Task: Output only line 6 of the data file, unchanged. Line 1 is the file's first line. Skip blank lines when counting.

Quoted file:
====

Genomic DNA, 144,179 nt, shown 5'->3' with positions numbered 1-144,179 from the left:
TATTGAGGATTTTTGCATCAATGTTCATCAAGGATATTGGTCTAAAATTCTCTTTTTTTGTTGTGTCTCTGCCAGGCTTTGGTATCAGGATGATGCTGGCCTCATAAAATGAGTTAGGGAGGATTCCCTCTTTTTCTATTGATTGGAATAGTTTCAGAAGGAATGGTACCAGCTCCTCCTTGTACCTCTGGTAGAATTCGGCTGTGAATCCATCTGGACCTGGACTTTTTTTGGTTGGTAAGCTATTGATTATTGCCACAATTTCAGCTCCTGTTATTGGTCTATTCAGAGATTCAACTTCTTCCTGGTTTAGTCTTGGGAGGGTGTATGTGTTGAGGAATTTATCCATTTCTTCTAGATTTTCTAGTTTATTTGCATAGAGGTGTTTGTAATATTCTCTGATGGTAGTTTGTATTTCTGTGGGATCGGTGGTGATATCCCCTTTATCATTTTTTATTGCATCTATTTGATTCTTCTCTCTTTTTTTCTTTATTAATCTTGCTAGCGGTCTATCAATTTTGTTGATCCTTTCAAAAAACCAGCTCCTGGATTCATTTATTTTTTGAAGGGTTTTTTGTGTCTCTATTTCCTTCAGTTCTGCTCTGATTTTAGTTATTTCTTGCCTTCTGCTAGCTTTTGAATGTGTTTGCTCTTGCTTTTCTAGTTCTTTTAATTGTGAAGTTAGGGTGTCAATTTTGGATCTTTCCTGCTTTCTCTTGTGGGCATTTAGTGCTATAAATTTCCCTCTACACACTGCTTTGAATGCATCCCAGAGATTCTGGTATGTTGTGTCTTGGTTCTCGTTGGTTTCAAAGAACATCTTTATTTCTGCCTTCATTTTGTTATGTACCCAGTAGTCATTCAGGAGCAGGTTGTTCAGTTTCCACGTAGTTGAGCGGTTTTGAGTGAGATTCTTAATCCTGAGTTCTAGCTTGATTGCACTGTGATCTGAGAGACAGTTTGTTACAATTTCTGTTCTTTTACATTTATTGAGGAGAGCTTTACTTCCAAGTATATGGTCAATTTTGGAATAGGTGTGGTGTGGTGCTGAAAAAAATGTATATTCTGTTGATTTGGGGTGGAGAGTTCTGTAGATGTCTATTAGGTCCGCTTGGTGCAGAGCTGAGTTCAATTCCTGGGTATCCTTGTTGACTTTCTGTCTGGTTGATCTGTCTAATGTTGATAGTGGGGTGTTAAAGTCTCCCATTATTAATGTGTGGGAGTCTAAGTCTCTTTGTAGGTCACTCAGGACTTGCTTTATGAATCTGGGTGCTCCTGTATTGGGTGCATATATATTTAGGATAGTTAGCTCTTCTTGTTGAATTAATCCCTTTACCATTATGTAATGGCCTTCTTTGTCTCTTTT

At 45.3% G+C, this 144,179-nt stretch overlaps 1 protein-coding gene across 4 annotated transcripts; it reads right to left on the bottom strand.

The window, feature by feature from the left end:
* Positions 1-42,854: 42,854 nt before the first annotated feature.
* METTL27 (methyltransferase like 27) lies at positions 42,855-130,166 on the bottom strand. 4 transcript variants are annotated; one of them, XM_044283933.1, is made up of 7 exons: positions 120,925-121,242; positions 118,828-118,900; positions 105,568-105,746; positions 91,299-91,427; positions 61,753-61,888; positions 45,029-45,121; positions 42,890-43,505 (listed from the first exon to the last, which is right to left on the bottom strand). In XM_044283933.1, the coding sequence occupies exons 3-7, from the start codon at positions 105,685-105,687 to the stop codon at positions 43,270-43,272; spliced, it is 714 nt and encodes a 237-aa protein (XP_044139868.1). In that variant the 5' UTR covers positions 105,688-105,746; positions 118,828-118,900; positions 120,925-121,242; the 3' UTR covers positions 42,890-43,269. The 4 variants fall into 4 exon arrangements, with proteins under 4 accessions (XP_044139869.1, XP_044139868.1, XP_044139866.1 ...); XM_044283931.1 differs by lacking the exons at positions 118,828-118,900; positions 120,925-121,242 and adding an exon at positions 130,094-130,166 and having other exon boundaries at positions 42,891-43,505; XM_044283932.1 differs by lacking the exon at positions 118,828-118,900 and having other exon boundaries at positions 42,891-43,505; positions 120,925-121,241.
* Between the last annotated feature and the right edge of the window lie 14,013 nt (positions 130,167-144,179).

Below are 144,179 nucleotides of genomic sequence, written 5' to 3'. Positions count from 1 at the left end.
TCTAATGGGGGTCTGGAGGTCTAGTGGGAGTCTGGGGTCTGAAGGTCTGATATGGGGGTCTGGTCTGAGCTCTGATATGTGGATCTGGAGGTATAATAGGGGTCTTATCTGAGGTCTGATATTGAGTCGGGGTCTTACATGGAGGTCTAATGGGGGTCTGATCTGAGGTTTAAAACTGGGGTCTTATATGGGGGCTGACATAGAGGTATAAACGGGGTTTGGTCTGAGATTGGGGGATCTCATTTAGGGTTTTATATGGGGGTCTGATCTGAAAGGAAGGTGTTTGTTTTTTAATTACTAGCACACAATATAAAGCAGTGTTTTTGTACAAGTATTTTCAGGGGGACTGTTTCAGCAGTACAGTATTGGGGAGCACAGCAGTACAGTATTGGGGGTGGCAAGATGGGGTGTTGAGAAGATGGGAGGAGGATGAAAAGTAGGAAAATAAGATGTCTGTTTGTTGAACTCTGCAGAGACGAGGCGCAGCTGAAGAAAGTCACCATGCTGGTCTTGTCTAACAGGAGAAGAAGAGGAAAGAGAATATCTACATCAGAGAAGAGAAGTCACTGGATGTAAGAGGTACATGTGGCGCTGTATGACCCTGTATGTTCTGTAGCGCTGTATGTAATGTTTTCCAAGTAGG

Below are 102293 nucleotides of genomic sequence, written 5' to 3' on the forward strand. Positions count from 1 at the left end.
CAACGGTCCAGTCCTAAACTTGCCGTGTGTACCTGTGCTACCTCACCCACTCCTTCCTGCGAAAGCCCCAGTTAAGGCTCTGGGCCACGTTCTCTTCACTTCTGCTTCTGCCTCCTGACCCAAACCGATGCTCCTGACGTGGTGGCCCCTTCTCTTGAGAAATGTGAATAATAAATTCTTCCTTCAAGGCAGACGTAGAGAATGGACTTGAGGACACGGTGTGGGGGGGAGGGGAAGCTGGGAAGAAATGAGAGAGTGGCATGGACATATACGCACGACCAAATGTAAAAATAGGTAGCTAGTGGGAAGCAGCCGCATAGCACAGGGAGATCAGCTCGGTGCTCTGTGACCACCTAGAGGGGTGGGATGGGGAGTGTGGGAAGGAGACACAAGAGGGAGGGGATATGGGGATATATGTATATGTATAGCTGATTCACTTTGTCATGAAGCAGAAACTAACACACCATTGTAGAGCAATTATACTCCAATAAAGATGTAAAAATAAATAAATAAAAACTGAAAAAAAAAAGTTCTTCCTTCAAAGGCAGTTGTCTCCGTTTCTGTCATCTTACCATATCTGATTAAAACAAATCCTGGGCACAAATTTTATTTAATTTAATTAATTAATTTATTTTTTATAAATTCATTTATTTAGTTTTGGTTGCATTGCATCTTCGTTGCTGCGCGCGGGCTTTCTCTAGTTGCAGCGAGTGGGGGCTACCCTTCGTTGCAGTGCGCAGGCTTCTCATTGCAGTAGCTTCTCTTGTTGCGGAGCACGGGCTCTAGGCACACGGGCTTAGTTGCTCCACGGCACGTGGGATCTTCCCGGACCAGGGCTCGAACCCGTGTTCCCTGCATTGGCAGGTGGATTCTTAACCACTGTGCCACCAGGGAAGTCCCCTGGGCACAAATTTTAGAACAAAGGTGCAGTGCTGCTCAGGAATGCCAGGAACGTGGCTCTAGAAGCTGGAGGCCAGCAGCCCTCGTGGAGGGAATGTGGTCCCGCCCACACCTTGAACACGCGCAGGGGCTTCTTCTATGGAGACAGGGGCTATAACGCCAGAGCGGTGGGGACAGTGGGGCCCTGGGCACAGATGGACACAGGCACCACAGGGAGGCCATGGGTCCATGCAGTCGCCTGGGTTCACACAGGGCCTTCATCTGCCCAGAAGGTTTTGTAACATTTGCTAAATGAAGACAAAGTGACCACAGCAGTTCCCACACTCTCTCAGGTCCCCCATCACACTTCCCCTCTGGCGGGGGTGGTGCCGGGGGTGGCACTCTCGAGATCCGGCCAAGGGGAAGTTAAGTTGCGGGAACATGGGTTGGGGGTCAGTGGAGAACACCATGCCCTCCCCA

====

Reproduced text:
* METTL27 (methyltransferase like 27) lies at positions 42,855-130,166 on the bottom strand. 4 transcript variants are annotated; one of them, XM_044283933.1, is made up of 7 exons: positions 120,925-121,242; positions 118,828-118,900; positions 105,568-105,746; positions 91,299-91,427; positions 61,753-61,888; positions 45,029-45,121; positions 42,890-43,505 (listed from the first exon to the last, which is right to left on the bottom strand). In XM_044283933.1, the coding sequence occupies exons 3-7, from the start codon at positions 105,685-105,687 to the stop codon at positions 43,270-43,272; spliced, it is 714 nt and encodes a 237-aa protein (XP_044139868.1). In that variant the 5' UTR covers positions 105,688-105,746; positions 118,828-118,900; positions 120,925-121,242; the 3' UTR covers positions 42,890-43,269. The 4 variants fall into 4 exon arrangements, with proteins under 4 accessions (XP_044139869.1, XP_044139868.1, XP_044139866.1 ...); XM_044283931.1 differs by lacking the exons at positions 118,828-118,900; positions 120,925-121,242 and adding an exon at positions 130,094-130,166 and having other exon boundaries at positions 42,891-43,505; XM_044283932.1 differs by lacking the exon at positions 118,828-118,900 and having other exon boundaries at positions 42,891-43,505; positions 120,925-121,241.